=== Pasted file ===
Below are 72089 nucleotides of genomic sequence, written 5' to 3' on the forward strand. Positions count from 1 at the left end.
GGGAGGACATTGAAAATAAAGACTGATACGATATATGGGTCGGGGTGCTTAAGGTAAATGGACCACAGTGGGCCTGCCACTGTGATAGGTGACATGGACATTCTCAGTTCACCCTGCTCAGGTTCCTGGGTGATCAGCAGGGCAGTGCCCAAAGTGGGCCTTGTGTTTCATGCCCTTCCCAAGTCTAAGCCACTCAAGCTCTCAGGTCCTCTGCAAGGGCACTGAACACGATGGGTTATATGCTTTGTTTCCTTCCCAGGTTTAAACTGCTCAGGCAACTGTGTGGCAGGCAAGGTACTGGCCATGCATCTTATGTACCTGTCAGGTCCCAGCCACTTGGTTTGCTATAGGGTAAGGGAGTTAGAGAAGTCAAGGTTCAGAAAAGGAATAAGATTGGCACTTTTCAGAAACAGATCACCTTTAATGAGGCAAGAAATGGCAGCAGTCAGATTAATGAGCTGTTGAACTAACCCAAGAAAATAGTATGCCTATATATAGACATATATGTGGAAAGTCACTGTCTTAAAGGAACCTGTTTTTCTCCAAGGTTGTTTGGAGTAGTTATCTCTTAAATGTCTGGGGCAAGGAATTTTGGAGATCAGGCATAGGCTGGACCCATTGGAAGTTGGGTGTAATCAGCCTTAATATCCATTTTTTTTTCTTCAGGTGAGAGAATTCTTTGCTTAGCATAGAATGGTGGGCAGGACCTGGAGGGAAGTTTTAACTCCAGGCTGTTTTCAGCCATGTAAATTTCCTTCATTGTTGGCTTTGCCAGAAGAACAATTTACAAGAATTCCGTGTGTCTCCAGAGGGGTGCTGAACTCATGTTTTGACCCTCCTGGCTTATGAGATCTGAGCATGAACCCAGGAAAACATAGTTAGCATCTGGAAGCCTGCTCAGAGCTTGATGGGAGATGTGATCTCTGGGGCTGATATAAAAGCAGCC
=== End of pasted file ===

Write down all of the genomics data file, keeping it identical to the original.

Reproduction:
Below are 72089 nucleotides of genomic sequence, written 5' to 3' on the forward strand. Positions count from 1 at the left end.
GGGAGGACATTGAAAATAAAGACTGATACGATATATGGGTCGGGGTGCTTAAGGTAAATGGACCACAGTGGGCCTGCCACTGTGATAGGTGACATGGACATTCTCAGTTCACCCTGCTCAGGTTCCTGGGTGATCAGCAGGGCAGTGCCCAAAGTGGGCCTTGTGTTTCATGCCCTTCCCAAGTCTAAGCCACTCAAGCTCTCAGGTCCTCTGCAAGGGCACTGAACACGATGGGTTATATGCTTTGTTTCCTTCCCAGGTTTAAACTGCTCAGGCAACTGTGTGGCAGGCAAGGTACTGGCCATGCATCTTATGTACCTGTCAGGTCCCAGCCACTTGGTTTGCTATAGGGTAAGGGAGTTAGAGAAGTCAAGGTTCAGAAAAGGAATAAGATTGGCACTTTTCAGAAACAGATCACCTTTAATGAGGCAAGAAATGGCAGCAGTCAGATTAATGAGCTGTTGAACTAACCCAAGAAAATAGTATGCCTATATATAGACATATATGTGGAAAGTCACTGTCTTAAAGGAACCTGTTTTTCTCCAAGGTTGTTTGGAGTAGTTATCTCTTAAATGTCTGGGGCAAGGAATTTTGGAGATCAGGCATAGGCTGGACCCATTGGAAGTTGGGTGTAATCAGCCTTAATATCCATTTTTTTTTCTTCAGGTGAGAGAATTCTTTGCTTAGCATAGAATGGTGGGCAGGACCTGGAGGGAAGTTTTAACTCCAGGCTGTTTTCAGCCATGTAAATTTCCTTCATTGTTGGCTTTGCCAGAAGAACAATTTACAAGAATTCCGTGTGTCTCCAGAGGGGTGCTGAACTCATGTTTTGACCCTCCTGGCTTATGAGATCTGAGCATGAACCCAGGAAAACATAGTTAGCATCTGGAAGCCTGCTCAGAGCTTGATGGGAGATGTGATCTCTGGGGCTGATATAAAAGCAGCC